It's Thursday, June 13, 2019. Let's start here.
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1. 'I think I'd take it'
If President Donald Trump's campaign was offered damaging information against his 2020 rivals from foreigners, would Trump take it or call the FBI?
"I think maybe you do both," he told ABC News Chief Anchor George Stephanopoulos in an exclusive interview. "I think you might want to listen, there isn't anything wrong with listening. If somebody called from a country, Norway, [and said] 'we have information on your opponent' -- oh, I think I'd want to hear it."
EXCLUSIVE: Pres. Trump tells @GStephanopoulos he wouldn't necessarily alert the FBI if approached by foreign figures with information on his 2020 opponent: "It's not an interference. They have information. I think I'd take it." https://t.co/yWRxMOaFqW pic.twitter.com/qwLw53s5yc— ABC News (@ABC) June 12, 2019
Trump also denied that receiving dirt on opponents would interfere with the U.S. election process, telling Stephanopoulos: "It's not an interference. They have information -- I think I'd take it. If I thought there was something wrong, I'd go maybe to the FBI -- if I thought there was something wrong."
Stephanopoulos previews his two-day, wide-ranging interview with Trump on "Start Here."
"I pointed out that the FBI director himself said that any campaign that gets information like this should call the FBI," Stephanopoulos tells us. "The president simply said, 'The FBI director is wrong.'"
2. Fighter flyover
An F-35 fighter jet flew over the Washington Monument and the White House on Wednesday as the president, first lady Melania Trump, Polish President Andrzej Duda and his wife, Agata Kornhauser-Duda, watched from the Rose Garden.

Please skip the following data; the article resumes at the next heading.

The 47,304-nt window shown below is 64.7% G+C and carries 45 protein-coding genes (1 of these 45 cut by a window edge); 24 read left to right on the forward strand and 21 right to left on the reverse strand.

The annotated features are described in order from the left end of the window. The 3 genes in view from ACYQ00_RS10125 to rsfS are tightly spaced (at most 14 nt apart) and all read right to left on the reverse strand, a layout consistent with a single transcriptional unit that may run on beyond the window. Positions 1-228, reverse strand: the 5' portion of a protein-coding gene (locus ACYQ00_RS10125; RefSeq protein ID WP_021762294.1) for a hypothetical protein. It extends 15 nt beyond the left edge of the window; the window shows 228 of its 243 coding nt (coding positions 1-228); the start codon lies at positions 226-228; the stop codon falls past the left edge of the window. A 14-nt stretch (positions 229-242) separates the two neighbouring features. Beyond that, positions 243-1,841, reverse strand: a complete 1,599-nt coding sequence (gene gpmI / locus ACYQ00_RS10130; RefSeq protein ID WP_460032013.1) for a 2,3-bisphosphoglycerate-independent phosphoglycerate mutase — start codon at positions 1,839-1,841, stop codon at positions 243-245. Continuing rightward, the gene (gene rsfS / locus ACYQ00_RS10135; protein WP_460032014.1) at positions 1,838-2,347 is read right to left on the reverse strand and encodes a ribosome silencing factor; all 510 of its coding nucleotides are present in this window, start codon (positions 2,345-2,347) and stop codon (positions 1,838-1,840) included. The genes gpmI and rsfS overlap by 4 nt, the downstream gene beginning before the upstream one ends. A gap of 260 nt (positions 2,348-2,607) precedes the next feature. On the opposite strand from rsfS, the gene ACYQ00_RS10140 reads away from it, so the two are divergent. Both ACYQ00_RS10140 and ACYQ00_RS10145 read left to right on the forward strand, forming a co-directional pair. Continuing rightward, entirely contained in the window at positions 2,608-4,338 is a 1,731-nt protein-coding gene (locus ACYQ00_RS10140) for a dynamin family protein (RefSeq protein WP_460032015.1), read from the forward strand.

The rare flyover marked an agreement Poland reached to purchase the advanced aircraft from the U.S. and replace aging Soviet-era planes.
In addition to the sale, the U.S. will send 1,000 more U.S. troops to Poland in a move that ABC News' Elizabeth McLaughlin says could elicit a strong reaction from Russia: "This is going to put Russia on its toes."
3. 'Desperation' in Hong Kong
Tens of thousands of protesters gathered in the streets of Hong Kong on Wednesday to demonstrate against a proposed extradition law that would allow people to be sent to China for trial.
Lawmakers were forced to postpone debate over the bill after demonstrators blocked access to the legislative building.
"There was a look of desperation, really, in the eyes of the young men and women that I spoke to," Longman says. "They basically say, 'This law is going to pass -- we're not going to be able to stop it.'"
4. Women in the NBA
The Cleveland Cavaliers became the latest NBA team to add a women's coach to their ranks after announcing Lindsay Gottlieb, a Final Four and seven-time NCAA tournament head coach for University of California, Berkeley would become an assistant coach.
Gottlieb joins former Sacramento Kings assistant coach Nancy Lieberman and the San Antonio Spurs' Becky Hammon, who became the first woman hired as a full-time assistant coach in 2014, as women in prominent NBA coaching positions.
ESPN anchor Sage Steele says it's helpful for "other voices to be heard, even if the message is the same," but that at the end of the day Gottlieb's gender shouldn't matter. "Do you know the sport? Do you have the respect of the players and your peers? And the answer is yes."
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From our friends at FiveThirtyEight:
The 1st Democratic debate deadline is almost here: Who's in and who's out: It's almost debate time!
Doff your cap:
In response to Georgia's new "heartbeat" abortion ban, Ariana Grande said she will be donating all proceeds -- about a quarter of a million dollars -- from her June 8 show in Atlanta to Planned Parenthood.
"Ariana Grande's generous donation comes at a critical time -- in Georgia and across the country," Planned Parenthood Action Fund President Dr. Leana Wen told ABC News in a statement. "Anti-women's health politicians are trying to ban all safe, legal abortion. ... Thanks to inspiring support like hers, Planned Parenthood can continue to fight back -- in the courts, in Congress, in state houses and in the streets -- against these dangerous attacks on people's health and lives."